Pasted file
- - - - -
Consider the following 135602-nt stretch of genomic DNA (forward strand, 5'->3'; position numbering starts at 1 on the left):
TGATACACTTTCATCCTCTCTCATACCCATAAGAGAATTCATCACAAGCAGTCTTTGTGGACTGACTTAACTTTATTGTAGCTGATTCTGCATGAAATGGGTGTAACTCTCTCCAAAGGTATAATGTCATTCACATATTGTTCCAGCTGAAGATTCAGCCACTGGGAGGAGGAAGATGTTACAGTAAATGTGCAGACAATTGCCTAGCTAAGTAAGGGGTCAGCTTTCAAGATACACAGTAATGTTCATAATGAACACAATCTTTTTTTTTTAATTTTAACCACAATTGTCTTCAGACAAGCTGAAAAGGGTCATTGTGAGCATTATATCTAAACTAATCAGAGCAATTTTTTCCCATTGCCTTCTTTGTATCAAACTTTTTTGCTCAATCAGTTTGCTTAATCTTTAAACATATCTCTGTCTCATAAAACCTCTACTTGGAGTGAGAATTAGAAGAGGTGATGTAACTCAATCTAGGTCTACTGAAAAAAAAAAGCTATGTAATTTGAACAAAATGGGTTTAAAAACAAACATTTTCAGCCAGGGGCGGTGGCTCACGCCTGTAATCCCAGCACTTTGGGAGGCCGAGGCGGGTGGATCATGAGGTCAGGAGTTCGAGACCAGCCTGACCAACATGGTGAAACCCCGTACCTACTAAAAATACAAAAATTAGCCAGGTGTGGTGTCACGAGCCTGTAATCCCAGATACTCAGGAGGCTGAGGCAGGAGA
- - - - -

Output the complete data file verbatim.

Consider the following 135602-nt stretch of genomic DNA (forward strand, 5'->3'; position numbering starts at 1 on the left):
TGATACACTTTCATCCTCTCTCATACCCATAAGAGAATTCATCACAAGCAGTCTTTGTGGACTGACTTAACTTTATTGTAGCTGATTCTGCATGAAATGGGTGTAACTCTCTCCAAAGGTATAATGTCATTCACATATTGTTCCAGCTGAAGATTCAGCCACTGGGAGGAGGAAGATGTTACAGTAAATGTGCAGACAATTGCCTAGCTAAGTAAGGGGTCAGCTTTCAAGATACACAGTAATGTTCATAATGAACACAATCTTTTTTTTTTAATTTTAACCACAATTGTCTTCAGACAAGCTGAAAAGGGTCATTGTGAGCATTATATCTAAACTAATCAGAGCAATTTTTTCCCATTGCCTTCTTTGTATCAAACTTTTTTGCTCAATCAGTTTGCTTAATCTTTAAACATATCTCTGTCTCATAAAACCTCTACTTGGAGTGAGAATTAGAAGAGGTGATGTAACTCAATCTAGGTCTACTGAAAAAAAAAAGCTATGTAATTTGAACAAAATGGGTTTAAAAACAAACATTTTCAGCCAGGGGCGGTGGCTCACGCCTGTAATCCCAGCACTTTGGGAGGCCGAGGCGGGTGGATCATGAGGTCAGGAGTTCGAGACCAGCCTGACCAACATGGTGAAACCCCGTACCTACTAAAAATACAAAAATTAGCCAGGTGTGGTGTCACGAGCCTGTAATCCCAGATACTCAGGAGGCTGAGGCAGGAGA